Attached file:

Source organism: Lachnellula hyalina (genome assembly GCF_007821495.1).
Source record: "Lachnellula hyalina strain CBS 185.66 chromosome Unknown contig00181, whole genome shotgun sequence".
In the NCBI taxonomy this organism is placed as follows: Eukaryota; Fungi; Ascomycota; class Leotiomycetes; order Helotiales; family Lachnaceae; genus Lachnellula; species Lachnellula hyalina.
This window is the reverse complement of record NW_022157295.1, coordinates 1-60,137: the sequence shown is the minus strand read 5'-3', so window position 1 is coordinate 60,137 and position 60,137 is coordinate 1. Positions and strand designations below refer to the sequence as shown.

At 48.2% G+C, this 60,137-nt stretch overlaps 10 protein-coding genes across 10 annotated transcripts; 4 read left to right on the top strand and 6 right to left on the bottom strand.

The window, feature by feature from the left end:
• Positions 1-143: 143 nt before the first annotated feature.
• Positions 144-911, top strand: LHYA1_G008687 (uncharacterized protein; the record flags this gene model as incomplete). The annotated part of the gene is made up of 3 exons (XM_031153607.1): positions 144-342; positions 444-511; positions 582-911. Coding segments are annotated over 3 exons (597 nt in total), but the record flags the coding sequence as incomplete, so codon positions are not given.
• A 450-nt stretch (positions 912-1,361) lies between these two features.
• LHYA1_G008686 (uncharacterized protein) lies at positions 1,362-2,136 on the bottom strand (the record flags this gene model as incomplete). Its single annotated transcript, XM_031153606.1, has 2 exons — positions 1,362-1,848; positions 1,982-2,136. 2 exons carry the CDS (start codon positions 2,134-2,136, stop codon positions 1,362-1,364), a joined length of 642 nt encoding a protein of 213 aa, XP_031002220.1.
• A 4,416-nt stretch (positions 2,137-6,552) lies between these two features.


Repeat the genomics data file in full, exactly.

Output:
Source organism: Lachnellula hyalina (genome assembly GCF_007821495.1).
Source record: "Lachnellula hyalina strain CBS 185.66 chromosome Unknown contig00181, whole genome shotgun sequence".
In the NCBI taxonomy this organism is placed as follows: Eukaryota; Fungi; Ascomycota; class Leotiomycetes; order Helotiales; family Lachnaceae; genus Lachnellula; species Lachnellula hyalina.
This window is the reverse complement of record NW_022157295.1, coordinates 1-60,137: the sequence shown is the minus strand read 5'-3', so window position 1 is coordinate 60,137 and position 60,137 is coordinate 1. Positions and strand designations below refer to the sequence as shown.

At 48.2% G+C, this 60,137-nt stretch overlaps 10 protein-coding genes across 10 annotated transcripts; 4 read left to right on the top strand and 6 right to left on the bottom strand.

The window, feature by feature from the left end:
• Positions 1-143: 143 nt before the first annotated feature.
• Positions 144-911, top strand: LHYA1_G008687 (uncharacterized protein; the record flags this gene model as incomplete). The annotated part of the gene is made up of 3 exons (XM_031153607.1): positions 144-342; positions 444-511; positions 582-911. Coding segments are annotated over 3 exons (597 nt in total), but the record flags the coding sequence as incomplete, so codon positions are not given.
• A 450-nt stretch (positions 912-1,361) lies between these two features.
• LHYA1_G008686 (uncharacterized protein) lies at positions 1,362-2,136 on the bottom strand (the record flags this gene model as incomplete). Its single annotated transcript, XM_031153606.1, has 2 exons — positions 1,362-1,848; positions 1,982-2,136. 2 exons carry the CDS (start codon positions 2,134-2,136, stop codon positions 1,362-1,364), a joined length of 642 nt encoding a protein of 213 aa, XP_031002220.1.
• A 4,416-nt stretch (positions 2,137-6,552) lies between these two features.